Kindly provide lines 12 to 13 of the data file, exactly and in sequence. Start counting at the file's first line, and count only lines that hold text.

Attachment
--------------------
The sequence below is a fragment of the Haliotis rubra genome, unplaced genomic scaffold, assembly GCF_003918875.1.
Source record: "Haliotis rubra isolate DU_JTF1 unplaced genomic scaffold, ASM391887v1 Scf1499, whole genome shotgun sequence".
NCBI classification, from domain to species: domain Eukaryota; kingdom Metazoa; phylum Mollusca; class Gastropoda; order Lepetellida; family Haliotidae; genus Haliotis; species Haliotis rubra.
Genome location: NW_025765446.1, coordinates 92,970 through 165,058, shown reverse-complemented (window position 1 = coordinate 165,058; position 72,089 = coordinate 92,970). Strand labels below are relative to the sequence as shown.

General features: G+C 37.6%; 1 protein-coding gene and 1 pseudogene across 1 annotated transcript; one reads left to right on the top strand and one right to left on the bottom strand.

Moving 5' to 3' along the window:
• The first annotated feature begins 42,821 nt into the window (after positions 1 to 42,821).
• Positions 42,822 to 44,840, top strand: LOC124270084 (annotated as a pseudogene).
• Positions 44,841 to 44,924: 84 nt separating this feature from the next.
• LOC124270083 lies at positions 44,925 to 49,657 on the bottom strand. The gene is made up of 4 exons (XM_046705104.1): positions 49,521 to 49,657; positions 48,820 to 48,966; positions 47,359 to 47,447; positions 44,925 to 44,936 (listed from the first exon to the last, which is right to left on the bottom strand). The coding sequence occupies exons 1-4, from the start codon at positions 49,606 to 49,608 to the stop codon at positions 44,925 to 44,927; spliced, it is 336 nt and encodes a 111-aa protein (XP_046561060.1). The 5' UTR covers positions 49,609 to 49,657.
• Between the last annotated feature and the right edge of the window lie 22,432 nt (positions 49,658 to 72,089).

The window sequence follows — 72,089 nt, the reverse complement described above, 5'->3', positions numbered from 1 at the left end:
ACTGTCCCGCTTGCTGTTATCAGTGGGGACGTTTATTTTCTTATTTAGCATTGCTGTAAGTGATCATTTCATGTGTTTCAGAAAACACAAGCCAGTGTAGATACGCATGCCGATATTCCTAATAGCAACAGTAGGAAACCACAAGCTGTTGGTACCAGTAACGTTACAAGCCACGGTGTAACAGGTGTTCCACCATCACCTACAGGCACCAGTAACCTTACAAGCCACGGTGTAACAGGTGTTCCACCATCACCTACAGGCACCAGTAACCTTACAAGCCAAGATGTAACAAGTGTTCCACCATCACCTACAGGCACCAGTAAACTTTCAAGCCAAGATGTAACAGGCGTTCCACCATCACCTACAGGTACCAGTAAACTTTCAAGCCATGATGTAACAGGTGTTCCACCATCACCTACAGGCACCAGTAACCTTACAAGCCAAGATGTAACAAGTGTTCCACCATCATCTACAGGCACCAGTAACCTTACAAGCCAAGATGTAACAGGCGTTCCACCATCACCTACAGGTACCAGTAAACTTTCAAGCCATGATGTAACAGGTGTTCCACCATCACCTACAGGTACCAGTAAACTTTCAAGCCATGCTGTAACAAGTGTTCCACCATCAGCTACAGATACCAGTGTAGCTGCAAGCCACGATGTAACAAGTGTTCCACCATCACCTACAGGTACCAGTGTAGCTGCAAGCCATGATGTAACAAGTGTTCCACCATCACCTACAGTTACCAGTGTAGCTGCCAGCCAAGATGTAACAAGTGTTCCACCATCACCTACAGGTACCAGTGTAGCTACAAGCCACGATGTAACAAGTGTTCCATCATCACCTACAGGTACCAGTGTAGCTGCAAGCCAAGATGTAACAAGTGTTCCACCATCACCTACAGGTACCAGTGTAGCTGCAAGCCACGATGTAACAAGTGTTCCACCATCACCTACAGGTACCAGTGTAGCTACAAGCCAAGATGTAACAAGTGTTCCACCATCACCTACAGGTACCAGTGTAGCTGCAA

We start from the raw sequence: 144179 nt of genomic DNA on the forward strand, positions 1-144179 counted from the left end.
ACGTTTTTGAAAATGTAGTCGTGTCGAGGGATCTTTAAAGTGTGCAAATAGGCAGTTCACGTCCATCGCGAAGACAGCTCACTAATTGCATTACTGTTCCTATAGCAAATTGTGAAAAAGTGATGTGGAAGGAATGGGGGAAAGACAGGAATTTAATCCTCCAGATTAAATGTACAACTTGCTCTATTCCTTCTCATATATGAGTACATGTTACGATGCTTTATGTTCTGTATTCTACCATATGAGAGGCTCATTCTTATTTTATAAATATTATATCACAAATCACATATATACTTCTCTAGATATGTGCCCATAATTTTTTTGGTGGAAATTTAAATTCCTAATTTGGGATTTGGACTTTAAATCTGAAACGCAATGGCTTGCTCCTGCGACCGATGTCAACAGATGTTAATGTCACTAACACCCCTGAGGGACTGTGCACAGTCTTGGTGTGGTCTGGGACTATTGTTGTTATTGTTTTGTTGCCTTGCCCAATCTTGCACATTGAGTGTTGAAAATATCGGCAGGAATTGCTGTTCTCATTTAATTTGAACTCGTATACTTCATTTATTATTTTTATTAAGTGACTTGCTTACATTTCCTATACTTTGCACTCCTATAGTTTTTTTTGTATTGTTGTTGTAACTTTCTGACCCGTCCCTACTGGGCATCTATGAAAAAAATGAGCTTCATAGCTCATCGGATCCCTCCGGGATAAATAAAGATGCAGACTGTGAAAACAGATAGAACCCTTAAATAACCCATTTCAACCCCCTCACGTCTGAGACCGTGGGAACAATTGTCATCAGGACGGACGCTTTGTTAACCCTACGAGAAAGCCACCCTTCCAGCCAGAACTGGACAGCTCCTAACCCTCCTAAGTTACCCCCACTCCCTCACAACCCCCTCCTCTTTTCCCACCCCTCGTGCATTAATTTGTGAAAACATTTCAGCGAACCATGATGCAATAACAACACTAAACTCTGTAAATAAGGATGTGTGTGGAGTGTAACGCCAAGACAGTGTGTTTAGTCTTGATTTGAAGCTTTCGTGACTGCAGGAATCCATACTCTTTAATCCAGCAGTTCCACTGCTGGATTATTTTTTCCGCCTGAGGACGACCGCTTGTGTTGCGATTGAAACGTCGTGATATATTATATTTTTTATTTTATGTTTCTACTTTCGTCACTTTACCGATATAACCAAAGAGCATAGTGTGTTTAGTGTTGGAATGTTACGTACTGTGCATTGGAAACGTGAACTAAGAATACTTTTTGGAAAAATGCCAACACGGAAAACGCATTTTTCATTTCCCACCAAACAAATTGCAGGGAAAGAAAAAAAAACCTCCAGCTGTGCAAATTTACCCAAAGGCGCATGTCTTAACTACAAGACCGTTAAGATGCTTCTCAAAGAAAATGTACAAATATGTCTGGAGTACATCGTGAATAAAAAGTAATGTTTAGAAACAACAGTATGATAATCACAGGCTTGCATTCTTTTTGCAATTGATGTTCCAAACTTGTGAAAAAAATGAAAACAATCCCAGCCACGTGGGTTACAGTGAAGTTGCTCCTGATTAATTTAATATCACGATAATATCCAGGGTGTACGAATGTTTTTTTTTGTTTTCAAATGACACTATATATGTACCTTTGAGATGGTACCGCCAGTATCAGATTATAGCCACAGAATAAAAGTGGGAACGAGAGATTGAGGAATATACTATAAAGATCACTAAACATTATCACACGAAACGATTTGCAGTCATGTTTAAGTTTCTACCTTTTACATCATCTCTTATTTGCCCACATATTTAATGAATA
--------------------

The window sequence follows — 72,089 nt, the reverse complement described above, 5'->3', positions numbered from 1 at the left end:
ACTGTCCCGCTTGCTGTTATCAGTGGGGACGTTTATTTTCTTATTTAGCATTGCTGTAAGTGATCATTTCATGTGTTTCAGAAAACACAAGCCAGTGTAGATACGCATGCCGATATTCCTAATAGCAACAGTAGGAAACCACAAGCTGTTGGTACCAGTAACGTTACAAGCCACGGTGTAACAGGTGTTCCACCATCACCTACAGGCACCAGTAACCTTACAAGCCACGGTGTAACAGGTGTTCCACCATCACCTACAGGCACCAGTAACCTTACAAGCCAAGATGTAACAAGTGTTCCACCATCACCTACAGGCACCAGTAAACTTTCAAGCCAAGATGTAACAGGCGTTCCACCATCACCTACAGGTACCAGTAAACTTTCAAGCCATGATGTAACAGGTGTTCCACCATCACCTACAGGCACCAGTAACCTTACAAGCCAAGATGTAACAAGTGTTCCACCATCATCTACAGGCACCAGTAACCTTACAAGCCAAGATGTAACAGGCGTTCCACCATCACCTACAGGTACCAGTAAACTTTCAAGCCATGATGTAACAGGTGTTCCACCATCACCTACAGGTACCAGTAAACTTTCAAGCCATGCTGTAACAAGTGTTCCACCATCAGCTACAGATACCAGTGTAGCTGCAAGCCACGATGTAACAAGTGTTCCACCATCACCTACAGGTACCAGTGTAGCTGCAAGCCATGATGTAACAAGTGTTCCACCATCACCTACAGTTACCAGTGTAGCTGCCAGCCAAGATGTAACAAGTGTTCCACCATCACCTACAGGTACCAGTGTAGCTACAAGCCACGATGTAACAAGTGTTCCATCATCACCTACAGGTACCAGTGTAGCTGCAAGCCAAGATGTAACAAGTGTTCCACCATCACCTACAGGTACCAGTGTAGCTGCAAGCCACGATGTAACAAGTGTTCCACCATCACCTACAGGTACCAGTGTAGCTACAAGCCAAGATGTAACAAGTGTTCCACCATCACCTACAGGTACCAGTGTAGCTGCAA